The second intervention involved Professor Sheila Foster, Professor of Law and Faculty Co-Director, Fordham Urban Law Center. She told the student how being an an activist and at the same time an expert could impact on things at different levels. She worked with environmental groups in New Jersey, Philadelphia, and New York and she reported to the students with energy her experiences. At LabGov, she discussed how the city can benefit from new forms of collaboration and participation through a new administrative approach. The creation of links is the basis of trust in a smart city.She focused on there the difference between “planning vs. doing” things, in order to help the administrations with experts to re-design and plan the commons.According Sheila Foster, collaboration is already a practice but we should push that to the next level, especially here in Rome.

The afternoon dedicated to building a new Rome, also had the pleasure of hosting a prominent communication expert. Michele D’Alena currently works at the Press and Communications Office of the City of Bologna, for which he also coordinated the process of the Digital Agenda and the project of the new civic network. Michele trasmetted to LAbgov students the basic know-how to enable them to change the administration with a buttom-up process, for Michele, that means first of all change the connection between citizens and the communication and transparency of their legislators and public policers. The proper communication, the marketing and the co-design of the processes shoulb be aimed at creating an active citizenship and an open-government.

The last guest was Flavia Barca, former commissioner of the culture of Rome, who gave us a very personal contribution on how, in Rome, to overcome the crisis, we must recognize the importance of cultural heritage. The impact that cultural heritage can have on economic, cultural and social, is the cornerstone of a new way of doing politics. This idea of culture for us is new, and we must rethink and revive the historical memory. Re-inhabiting the ruins, the past must be reconsidered and switched to instrument. The 1st part of the session was also attended by Lavinia Pastore, Paola Cannavò, Enrico Parisio for Mille Piani and Sara Seganti for Human Foundation.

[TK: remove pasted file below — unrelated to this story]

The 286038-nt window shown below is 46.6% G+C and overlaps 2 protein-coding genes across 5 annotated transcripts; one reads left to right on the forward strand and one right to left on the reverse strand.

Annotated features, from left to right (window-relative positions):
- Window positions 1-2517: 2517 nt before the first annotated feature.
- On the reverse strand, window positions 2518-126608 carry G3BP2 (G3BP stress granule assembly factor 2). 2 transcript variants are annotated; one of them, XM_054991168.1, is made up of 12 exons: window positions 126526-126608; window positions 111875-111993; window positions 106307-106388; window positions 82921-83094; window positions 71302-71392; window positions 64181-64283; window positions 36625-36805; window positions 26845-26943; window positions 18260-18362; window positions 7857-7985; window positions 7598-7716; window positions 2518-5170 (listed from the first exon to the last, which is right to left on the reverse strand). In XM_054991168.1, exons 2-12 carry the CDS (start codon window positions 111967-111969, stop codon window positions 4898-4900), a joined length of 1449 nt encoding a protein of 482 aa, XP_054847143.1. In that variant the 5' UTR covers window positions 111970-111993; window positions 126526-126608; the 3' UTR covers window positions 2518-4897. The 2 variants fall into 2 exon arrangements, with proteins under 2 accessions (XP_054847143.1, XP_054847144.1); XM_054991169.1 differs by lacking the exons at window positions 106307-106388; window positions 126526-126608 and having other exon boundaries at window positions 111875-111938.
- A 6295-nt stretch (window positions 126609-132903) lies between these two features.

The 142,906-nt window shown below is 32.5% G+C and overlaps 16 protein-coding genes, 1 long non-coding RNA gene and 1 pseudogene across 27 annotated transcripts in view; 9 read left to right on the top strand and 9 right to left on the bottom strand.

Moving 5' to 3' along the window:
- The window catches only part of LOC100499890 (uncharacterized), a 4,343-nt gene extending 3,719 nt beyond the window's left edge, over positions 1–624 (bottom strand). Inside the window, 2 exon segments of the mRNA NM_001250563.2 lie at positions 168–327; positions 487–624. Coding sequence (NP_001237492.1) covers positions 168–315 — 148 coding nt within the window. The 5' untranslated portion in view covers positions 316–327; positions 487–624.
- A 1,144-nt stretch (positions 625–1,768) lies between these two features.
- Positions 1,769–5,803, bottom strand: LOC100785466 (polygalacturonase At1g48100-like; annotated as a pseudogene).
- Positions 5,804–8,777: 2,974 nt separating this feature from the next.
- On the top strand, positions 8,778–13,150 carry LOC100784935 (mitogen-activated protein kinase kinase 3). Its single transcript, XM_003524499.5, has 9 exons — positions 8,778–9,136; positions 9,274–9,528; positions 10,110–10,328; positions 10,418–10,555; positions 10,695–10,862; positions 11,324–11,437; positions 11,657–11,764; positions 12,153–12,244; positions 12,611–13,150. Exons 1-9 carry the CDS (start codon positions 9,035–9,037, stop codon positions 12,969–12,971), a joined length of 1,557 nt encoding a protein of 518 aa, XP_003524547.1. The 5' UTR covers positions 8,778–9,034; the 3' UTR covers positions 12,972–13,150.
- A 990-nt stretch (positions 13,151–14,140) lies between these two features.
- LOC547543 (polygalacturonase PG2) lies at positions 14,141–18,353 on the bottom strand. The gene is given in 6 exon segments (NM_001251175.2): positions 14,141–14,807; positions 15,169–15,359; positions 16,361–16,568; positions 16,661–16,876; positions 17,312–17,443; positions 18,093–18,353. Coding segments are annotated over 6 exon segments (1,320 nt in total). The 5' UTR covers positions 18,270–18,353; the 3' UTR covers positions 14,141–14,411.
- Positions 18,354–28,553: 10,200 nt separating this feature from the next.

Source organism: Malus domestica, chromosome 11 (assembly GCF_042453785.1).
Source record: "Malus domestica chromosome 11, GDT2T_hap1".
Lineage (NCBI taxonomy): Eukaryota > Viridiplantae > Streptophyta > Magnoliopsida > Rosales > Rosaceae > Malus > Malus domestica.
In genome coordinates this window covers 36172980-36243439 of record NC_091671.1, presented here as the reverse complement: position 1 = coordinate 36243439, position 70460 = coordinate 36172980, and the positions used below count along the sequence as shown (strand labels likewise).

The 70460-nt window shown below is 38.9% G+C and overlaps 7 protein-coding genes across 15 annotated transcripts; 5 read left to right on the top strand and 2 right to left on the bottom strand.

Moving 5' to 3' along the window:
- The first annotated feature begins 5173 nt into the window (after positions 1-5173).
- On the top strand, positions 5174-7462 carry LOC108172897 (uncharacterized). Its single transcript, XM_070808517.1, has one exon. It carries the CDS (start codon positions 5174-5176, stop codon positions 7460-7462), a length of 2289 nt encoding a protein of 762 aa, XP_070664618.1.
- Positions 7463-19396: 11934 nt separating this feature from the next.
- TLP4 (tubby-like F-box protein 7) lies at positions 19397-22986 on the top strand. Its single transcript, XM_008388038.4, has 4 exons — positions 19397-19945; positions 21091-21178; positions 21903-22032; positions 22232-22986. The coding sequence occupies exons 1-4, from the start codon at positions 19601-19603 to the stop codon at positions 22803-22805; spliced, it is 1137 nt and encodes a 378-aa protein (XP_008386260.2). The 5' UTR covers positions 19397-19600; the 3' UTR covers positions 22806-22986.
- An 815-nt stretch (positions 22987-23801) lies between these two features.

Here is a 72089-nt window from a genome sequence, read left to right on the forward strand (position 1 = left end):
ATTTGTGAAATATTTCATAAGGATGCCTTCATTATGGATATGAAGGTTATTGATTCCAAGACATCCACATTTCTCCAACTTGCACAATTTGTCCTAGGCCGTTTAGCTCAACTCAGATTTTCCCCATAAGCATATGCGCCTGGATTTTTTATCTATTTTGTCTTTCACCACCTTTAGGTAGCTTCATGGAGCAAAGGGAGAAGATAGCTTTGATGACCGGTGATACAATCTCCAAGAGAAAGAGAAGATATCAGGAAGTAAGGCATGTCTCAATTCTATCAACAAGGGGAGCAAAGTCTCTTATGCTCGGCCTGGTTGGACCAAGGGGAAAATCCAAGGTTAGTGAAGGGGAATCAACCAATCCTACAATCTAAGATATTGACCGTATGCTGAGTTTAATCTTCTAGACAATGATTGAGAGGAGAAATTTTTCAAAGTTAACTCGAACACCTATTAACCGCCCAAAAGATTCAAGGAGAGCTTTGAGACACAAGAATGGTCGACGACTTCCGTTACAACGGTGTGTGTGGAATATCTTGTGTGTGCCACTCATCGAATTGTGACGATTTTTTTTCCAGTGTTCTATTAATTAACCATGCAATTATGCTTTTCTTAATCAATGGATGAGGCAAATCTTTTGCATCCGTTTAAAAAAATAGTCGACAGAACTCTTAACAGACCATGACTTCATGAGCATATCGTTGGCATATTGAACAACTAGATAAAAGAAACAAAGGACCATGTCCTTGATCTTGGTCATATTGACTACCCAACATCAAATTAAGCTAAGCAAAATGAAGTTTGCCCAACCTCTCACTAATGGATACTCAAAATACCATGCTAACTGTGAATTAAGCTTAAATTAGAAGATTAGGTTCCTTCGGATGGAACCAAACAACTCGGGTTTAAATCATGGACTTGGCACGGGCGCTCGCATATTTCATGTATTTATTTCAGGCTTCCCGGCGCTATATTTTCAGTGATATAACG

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The second part of the session was held on Saturday morning, from 10 am to 5 pm. Students spent their first hour in the garden with expert Zappata Romana. Strategists organized lectures with students in which they explained the three stages of analysis, mapping and testing. During the first co-working session, LabGovers they split into groups to co-create and start the process. The sustainability group led by Professor Luigi Corvo and Lavinia Pastore had the goal of making feasible the economic-financial, social and environmental ideas of the design group.

During this first session, it was considered necessary to dwell on the economic-financial profile, specifically analyzing the cost items and revenue to be leveraged to make the project sustainable. In particular to do so, after highlighting the various categories of stakeholders potentially affected, we focused on tools for fundraising, to the increase revenue of the project, and crowdsourcing, to reduce their costs. The former included mainly spontaneous donations, especially necessary to start a communication campaign that can reach large groups of people, and corporate investments, both civil and institutional. The latter are needed to lower start-up costs of the project.Special thanks also goes to the point of view reported by Sara Seganti for Human Foundation, thanks to her our students understand the importance of a proper evaluation for investments, and  more than anything else the impact that these have on the whole  society.